The statute of limitations for a wrongful death action in Washington is three years. See Atchison v. Great W. Malting Co., 166 P.3d 662, 664 (Wash. 2007); see RCW 4.20.010; RCW 4.16.080(2). Under Washington law, statutes of limitations begin to run once the cause of action has accrued. RCW 4.16.005. It is well-settled that wrongful death actions ordinarily accrue at the time of death. Atchison, 166 P.3d at 664 (citing Dodson v. Continental Can Co., 294 P. 265, 266 (Wash. 1930)). However, under the discovery rule, if the facts of causation are unavailable at the time of death, a wrongful death action will instead accrue at the time the decedent's personal representative discovered, or should have discovered, the cause of action. White v. Johns-Manville Corp., 693 P.2d 687, 693 (Wash. 1985).

Defendants contend that, in addition to those rules, a wrongful death action is also barred where the decedent failed to bring a personal injury suit on his own behalf within

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the statute of limitations period. (See Resp. at 5-6.) Defendants' contention is predicated on the following three published cases.

In Calhoun v. Washington Veneer Company, which was decided in 1932, the court held that an adminstratrix's wrongful death claim, which was predicated on violations of the then-existing "Factory Act," accrued at the time of the negligence of the defendant—not at the time of the decedent's death. See 15 P.2d 943, 946 (Wash. 1932). Because the suit was not filed until the statute of limitations for the Factory Act had passed, the wrongful death claim was barred. Id.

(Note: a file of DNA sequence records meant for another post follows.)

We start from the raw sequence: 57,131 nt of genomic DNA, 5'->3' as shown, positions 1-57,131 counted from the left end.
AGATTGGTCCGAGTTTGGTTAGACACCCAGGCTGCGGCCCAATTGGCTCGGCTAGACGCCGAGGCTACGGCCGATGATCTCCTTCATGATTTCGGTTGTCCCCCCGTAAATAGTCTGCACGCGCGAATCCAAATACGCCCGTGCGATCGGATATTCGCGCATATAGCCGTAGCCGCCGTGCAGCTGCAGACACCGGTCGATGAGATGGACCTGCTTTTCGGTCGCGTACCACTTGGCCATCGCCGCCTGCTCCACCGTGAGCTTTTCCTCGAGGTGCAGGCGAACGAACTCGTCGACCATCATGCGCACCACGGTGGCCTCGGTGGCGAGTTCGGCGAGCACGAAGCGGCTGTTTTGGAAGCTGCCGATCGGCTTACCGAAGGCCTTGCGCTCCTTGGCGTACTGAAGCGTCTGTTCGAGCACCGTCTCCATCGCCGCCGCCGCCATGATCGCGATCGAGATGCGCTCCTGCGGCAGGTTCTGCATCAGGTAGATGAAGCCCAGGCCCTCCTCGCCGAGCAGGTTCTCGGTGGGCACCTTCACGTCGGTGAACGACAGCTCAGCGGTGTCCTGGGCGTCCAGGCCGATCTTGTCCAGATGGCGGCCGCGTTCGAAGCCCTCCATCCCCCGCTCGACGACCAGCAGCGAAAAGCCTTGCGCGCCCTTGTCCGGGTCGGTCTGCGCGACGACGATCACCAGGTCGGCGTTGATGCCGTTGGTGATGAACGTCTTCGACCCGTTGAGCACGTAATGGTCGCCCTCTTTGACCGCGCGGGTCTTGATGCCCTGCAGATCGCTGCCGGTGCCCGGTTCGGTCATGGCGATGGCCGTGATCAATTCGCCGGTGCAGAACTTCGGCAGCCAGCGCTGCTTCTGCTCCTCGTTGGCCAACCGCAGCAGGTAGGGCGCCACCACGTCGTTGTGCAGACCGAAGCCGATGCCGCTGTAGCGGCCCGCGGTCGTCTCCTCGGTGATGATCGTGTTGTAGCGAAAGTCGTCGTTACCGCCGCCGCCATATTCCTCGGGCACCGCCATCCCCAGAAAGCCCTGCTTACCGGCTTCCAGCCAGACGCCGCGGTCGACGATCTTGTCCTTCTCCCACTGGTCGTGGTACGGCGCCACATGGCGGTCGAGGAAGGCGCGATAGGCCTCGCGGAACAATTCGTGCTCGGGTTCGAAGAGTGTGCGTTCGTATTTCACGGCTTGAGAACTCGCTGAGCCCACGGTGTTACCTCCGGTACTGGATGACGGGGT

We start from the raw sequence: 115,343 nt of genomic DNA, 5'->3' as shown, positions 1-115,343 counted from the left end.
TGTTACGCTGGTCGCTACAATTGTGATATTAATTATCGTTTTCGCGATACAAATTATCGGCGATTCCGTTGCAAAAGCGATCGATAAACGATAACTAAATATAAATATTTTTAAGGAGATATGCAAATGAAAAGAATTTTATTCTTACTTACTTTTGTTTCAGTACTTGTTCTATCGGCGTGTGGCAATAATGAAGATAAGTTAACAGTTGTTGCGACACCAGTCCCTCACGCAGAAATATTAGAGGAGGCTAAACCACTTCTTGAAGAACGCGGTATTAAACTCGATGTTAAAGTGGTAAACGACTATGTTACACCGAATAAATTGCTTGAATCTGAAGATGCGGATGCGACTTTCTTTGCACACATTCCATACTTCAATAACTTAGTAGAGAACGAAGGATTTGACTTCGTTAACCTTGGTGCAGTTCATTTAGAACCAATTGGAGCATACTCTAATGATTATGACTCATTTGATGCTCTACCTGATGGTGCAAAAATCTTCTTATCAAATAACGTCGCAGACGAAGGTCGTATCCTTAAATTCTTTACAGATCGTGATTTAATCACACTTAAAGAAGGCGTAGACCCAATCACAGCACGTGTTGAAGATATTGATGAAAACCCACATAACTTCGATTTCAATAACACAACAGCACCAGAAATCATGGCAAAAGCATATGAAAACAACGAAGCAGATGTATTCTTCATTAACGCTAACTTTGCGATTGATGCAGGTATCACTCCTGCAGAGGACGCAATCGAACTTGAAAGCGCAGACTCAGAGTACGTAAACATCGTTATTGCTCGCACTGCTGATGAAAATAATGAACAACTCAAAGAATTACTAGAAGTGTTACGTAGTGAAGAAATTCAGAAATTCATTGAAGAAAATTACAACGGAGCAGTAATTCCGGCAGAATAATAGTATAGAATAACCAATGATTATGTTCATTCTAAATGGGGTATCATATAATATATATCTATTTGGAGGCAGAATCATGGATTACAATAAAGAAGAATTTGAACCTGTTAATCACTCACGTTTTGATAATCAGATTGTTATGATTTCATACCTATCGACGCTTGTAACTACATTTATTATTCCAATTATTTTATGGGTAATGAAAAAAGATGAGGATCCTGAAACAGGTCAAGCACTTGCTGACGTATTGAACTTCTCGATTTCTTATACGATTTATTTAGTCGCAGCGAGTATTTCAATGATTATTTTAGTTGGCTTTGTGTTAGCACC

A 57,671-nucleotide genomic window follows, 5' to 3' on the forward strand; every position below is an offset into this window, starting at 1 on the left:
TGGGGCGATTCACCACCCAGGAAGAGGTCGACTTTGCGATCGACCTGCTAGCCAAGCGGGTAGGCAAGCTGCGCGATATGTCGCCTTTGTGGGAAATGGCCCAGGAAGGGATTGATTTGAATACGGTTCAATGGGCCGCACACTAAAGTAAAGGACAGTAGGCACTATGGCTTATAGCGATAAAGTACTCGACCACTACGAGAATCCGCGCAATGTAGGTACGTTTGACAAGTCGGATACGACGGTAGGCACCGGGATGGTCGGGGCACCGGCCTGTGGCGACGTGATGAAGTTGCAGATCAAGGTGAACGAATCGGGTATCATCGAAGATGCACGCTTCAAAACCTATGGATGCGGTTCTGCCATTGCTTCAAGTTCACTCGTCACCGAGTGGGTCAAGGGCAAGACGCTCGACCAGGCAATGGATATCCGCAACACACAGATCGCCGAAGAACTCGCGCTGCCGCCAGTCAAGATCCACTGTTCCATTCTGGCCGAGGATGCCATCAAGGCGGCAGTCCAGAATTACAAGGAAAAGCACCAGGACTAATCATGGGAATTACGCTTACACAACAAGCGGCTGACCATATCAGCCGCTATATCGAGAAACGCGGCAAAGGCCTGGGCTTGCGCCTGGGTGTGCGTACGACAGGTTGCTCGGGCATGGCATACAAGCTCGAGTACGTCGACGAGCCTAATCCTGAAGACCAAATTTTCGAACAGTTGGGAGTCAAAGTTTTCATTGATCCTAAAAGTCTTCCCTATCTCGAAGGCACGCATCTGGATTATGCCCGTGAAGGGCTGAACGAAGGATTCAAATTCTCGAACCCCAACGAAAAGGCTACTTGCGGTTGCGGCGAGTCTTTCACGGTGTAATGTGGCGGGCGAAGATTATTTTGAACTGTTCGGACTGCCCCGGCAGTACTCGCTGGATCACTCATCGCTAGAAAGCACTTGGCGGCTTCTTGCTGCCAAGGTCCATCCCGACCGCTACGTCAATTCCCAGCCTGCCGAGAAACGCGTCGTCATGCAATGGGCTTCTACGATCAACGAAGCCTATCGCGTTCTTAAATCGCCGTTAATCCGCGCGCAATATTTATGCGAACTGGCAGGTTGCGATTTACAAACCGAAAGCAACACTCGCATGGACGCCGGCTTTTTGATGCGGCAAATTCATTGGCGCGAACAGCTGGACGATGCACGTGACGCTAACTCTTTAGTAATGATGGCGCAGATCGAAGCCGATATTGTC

Shortly thereafter, in 1935, the court in Grant v. Fisher Flouring Mills Company reversed course and recognized the "great weight of authority" holding that a wrongful death action accrues at the time of death—not the time of the injury. 44 P.2d 193, 195 (1935). To distinguish Calhoun, the court clarified that this rule was subject to the limitation that "at the time of death there must be a subsisting cause of action in the deceased." Id. Because the decedent in Grant had brought a personal injury action within the statute of limitations, the wrongful death claim added after his death was viable. Id. at 196.

Finally, in Johnson v. Ottomeier, the court cited Grant in dicta as an example of a "rule of exclusion" which applied to the wrongful death statute. 275 P.2d 723, 725 (Wash. 1954).

In addition to this published precedent, Defendants supply as exhibits two trial court orders granting summary judgment on wrongful death claims based on the

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expiration of the personal injury statute of limitations. (See Paal Decl. (Dkt. # 43-1) Exs. A-D.)

D. Application to Plaintiff's claims

The parties do not dispute that Mr. Barabin knew or should have known that he possessed a personal injury claim against Defendants at least as of December 18, 2006, when he filed his first action regarding his workplace exposure to asbestos. (See generally 1st Compl.); Janis, 472 F. App'x at 534 (court may consider evidence outside the pleadings when...